Technology, self-tracking and asthma – Part 2: Android Edition

I recently acquired an Android phone from Kat when I was in St. Louis prior to the two of us heading off to Philadelphia to meet the rest of the Asthma.Net and Health-Union teams (an amazing experience and another post entirely!).

It’s been close to a year since I reviewed iOS apps for asthma (iPhone/iPad/iPod), and I figured it was about time to rank available Android apps to the same scale—by the way, I’ve been told by Nick, a developer at Strados Labs, that my app ranking scale has been used in his own app development! How’s that for cool?

My 20 point scale for ranking asthma apps

For a refresher, I rank on a twenty point scale, containing the following:

  • Price: Free [3 points] to $1.99 USD [1 point] (note: All Android apps I reviwed were free)
  • Features: Peak flow logging, graph of peak flows, medication use, triggers, some customization [1 point each]
  • App can be set up within 5 minutes [1 point], entries can be logged in under 2 minutes [1 point]

This means the core scoring is based out of 10. However, I also counted on some bonuses to be present to make the best—or perfect—asthma app (for me—your nerdiness may vary).

Bonus points are allocated for:

FEV1 logging [1 point]; app reminders (annoying or useful – your call) [1 point]; CSV download [1 point]; sync-ability with the cloud/other apps [1 point].

Date most recently updated – amended scale (as I am writing this a year later): Within the last 3 years (April 2014 or later) [2014 = 0 points; 2015 = 1 point; January to August 2016 = 2 points, after August 2016 = 3 points. Simply, I want to raise the bar for apps that are regularly updated.

As with the iOS apps, I excluded apps deleted within a day (or ten minutes most often) of download because they weren’t user friendly (“cumbersome” as I called it in my previous review!). I did continue going through the Google Play Store and didn’t abandon my search like I did with the App Store on iOS (but I don’t think I downloaded anything too far down anyways). And as with the iOS review, my standards are high but not unreasonable if we’re talking useful apps!

Peak Flow 10.5/20

  • Cost: Free [3 points]
  • Features: Peak flow logging, peak flow graph, rescue medication use only.[2.5/5]
  • Ease of Use:Setup No setup.
    Tracking
     Under a minute[2 points]
  • Bonuses: CSV download
    [1 point]
  • Updated: June 13, 2016[2 points]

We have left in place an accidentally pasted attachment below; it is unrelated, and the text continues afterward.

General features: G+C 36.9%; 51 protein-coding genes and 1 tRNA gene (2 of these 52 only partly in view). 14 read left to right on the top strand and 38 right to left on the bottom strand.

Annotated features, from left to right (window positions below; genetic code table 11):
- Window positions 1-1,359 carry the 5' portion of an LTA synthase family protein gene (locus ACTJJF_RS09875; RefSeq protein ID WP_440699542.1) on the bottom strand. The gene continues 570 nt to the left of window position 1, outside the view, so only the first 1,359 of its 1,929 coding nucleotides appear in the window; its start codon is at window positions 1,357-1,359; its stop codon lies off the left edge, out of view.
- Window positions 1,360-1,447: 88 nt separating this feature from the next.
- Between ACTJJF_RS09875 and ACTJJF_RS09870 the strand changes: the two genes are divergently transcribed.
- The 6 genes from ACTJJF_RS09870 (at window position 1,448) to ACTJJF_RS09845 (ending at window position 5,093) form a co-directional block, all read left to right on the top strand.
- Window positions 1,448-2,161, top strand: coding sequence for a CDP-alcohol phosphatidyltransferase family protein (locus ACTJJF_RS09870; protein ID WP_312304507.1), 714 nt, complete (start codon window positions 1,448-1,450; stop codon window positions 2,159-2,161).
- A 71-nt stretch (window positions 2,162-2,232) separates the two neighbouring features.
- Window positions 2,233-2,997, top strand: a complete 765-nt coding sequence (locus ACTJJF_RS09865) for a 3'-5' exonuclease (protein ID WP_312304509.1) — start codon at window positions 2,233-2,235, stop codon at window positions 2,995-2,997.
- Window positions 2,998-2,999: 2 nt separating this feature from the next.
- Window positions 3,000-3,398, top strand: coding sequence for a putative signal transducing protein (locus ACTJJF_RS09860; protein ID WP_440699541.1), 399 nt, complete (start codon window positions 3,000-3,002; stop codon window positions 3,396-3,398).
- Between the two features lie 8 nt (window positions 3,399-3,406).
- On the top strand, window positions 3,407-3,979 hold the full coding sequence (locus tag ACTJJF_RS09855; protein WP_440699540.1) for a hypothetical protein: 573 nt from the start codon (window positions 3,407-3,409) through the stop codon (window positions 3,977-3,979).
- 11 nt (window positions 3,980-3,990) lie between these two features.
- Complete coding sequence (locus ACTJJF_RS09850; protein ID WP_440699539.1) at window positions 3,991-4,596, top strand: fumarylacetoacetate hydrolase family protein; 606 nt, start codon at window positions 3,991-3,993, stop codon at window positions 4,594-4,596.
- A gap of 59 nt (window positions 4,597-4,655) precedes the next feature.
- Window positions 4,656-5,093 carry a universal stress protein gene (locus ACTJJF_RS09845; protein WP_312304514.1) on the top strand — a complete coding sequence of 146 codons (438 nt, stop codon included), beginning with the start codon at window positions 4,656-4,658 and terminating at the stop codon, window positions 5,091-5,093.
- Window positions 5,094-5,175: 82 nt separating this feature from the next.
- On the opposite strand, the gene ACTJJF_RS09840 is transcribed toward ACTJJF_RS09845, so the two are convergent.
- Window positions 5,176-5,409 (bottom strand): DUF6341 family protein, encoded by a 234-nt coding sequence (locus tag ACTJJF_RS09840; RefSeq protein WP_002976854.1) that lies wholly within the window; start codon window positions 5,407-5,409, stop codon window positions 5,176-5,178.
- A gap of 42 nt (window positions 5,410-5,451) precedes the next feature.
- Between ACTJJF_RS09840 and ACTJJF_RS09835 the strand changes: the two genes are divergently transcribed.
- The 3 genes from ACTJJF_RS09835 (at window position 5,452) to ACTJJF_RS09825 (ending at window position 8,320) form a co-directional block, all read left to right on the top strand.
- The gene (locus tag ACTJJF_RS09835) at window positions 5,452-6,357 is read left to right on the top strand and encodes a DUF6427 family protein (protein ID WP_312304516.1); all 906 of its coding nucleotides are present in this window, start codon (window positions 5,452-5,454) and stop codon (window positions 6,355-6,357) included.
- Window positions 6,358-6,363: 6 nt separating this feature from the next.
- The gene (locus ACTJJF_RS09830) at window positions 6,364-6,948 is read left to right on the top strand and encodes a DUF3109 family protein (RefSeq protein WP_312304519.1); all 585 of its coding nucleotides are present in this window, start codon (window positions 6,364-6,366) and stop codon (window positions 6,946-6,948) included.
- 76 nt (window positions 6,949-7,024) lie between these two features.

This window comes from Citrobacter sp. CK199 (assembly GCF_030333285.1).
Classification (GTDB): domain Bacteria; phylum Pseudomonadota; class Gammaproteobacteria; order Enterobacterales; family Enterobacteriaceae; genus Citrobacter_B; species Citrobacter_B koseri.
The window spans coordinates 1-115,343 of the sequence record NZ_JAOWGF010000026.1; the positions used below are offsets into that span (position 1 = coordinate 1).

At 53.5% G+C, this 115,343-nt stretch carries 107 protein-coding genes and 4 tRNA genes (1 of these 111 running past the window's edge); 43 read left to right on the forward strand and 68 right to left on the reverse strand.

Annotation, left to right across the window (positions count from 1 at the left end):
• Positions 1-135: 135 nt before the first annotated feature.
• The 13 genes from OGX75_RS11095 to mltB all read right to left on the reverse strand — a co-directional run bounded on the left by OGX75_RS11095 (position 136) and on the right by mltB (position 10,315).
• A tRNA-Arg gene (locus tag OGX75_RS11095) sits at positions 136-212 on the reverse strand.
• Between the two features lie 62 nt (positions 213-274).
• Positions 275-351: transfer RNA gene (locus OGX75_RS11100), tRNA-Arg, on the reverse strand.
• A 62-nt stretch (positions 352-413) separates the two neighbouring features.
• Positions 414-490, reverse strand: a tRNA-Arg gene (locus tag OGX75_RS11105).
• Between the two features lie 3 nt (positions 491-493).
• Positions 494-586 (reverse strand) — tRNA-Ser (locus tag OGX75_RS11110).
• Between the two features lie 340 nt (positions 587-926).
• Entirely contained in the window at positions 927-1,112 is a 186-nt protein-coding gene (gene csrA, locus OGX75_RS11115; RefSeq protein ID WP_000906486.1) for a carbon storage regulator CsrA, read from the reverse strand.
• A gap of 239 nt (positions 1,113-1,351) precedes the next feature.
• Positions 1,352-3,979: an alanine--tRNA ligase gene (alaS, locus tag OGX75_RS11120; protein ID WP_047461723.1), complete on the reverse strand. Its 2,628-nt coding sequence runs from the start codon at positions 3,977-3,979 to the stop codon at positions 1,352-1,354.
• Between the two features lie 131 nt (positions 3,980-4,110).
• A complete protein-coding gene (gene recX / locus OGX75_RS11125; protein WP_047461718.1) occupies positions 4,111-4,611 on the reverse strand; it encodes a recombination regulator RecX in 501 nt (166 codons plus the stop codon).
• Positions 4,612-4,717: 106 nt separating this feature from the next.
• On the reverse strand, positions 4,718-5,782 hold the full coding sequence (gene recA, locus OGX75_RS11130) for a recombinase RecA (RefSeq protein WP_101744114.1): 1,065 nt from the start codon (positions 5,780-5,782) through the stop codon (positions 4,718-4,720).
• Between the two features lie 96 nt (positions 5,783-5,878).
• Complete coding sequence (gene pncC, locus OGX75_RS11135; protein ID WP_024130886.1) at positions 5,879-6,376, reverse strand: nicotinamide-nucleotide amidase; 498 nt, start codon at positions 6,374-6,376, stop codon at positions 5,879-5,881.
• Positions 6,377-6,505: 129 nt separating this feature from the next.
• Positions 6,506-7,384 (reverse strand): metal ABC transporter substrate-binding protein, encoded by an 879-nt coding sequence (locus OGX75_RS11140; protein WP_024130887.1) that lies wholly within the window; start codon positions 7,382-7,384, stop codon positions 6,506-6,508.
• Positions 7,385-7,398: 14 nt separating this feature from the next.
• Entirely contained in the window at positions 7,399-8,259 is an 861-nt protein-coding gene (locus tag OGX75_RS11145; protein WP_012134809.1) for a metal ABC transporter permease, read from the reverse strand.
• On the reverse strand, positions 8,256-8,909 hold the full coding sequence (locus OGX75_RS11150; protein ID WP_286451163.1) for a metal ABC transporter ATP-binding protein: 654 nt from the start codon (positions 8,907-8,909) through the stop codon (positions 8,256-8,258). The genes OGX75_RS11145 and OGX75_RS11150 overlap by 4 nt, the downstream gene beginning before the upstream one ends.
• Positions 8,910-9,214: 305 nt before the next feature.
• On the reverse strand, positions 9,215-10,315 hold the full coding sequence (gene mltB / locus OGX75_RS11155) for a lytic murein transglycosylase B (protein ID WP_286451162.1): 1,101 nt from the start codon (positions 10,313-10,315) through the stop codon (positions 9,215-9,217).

Lack of trigger and maintenance medication tracking (only logs “before/after medication) and customizability makes this app an okay basic option but likely will not provide much insight into your asthma.

Asthma Tracker & Log (Free) | 13/20
Note: From what I could tell, the only difference between Asthma Tracker (free) and the paid version(s) are ad and multi-user support.

  • Cost: Free [3 points]
  • Features: Peak flow logging, peak flow graph, medication tracking, great customizability[5/5]
  • Ease of Use:
    Setup “Setup” feature makes this customizable app fairly quick to set up, I was under 5 minutes to set up the benchmark of 3 meds I use for these tests, and that was with a good number of errors.
    Tracking
     It took me about a minute to log an entry[2 points]
  • Bonuses: Seamless FEV1 logging [1 point], CSV log (hidden in “email”) [1 point], great stats” feature [0.5 point]; backups saved to SD card [0.5]
    [3 points]
  • Updated: May 29, 2013[0 points]

AsthmaCheck | 9/20

  • Cost: Free
  • Features: Peak flow log, graph of peak flows, medication tracking, very basic symptoms tracking (none, moderate, severe) [0 points awarded][3/5]
  • Ease of Use:Setup Fairly quick to set up, but uses the roller to set numbers rather than typing which is more cumbersome. [0.5 points]
    Tracking
     Entries take about 1-2 minutes to log[1.5 points]
  • Bonuses:
    CSV download [available for 0.99 Euro, just over $1 USD – 0.5 point]; customizable reminders.[1.5 points]
  • Updated: June 15, 2013 [0 points]

AsthmaMD | 15.5/20 (iOS & android)
Note: I reviewed this app for iOS as well, where it received 14.5 points – a November 2016 app update seems to have improved this app by 1 point.

  • Cost: Free [3 points]
  • Features: Peak flow log, peak flow graph, medication use, symptom log, some customization, [5/5]
  • Ease of Use:Setup Took about 5 minutes [1 point] Tracking Entries log under 2 minutes [1 point][2 points]
  • Bonuses: Optional FEV1 and O2 saturation tracking; reminders; own app “cloud” system – as with iOS version, lost 0.5 point for lack of integration.
    [2.5 points]
  • Updated: November 10, 2016[3 points]

When I reviewed the apps available for iOS, I noted 4 apps that were available on iOS only, and still seem to be iOS only apps. Despite that only 1 of the above apps is available for both iOS and Android, there seems to be a lower proportion of decent quality, English language asthma apps on the Google Play store, which is unfortunate given the ease of implementation of home screen widgets for Android, which I think could simplify logging for many users. Despite how it seems just about everybody is making an asthma app, it looks like we’re going to have to keep waiting—great asthma apps, don’t seem to be a “partisan issue” for Android or iOS users – they seem to be lacking all around!
Do you use an android (or iOS) app to track asthma that I’ve missed? Let me know in the comments!

This article represents the opinions, thoughts, and experiences of the author; none of this content has been paid for by any advertiser. The Asthma.net team does not recommend or endorse any products or treatments discussed herein. Learn more about how we maintain editorial integrity here.

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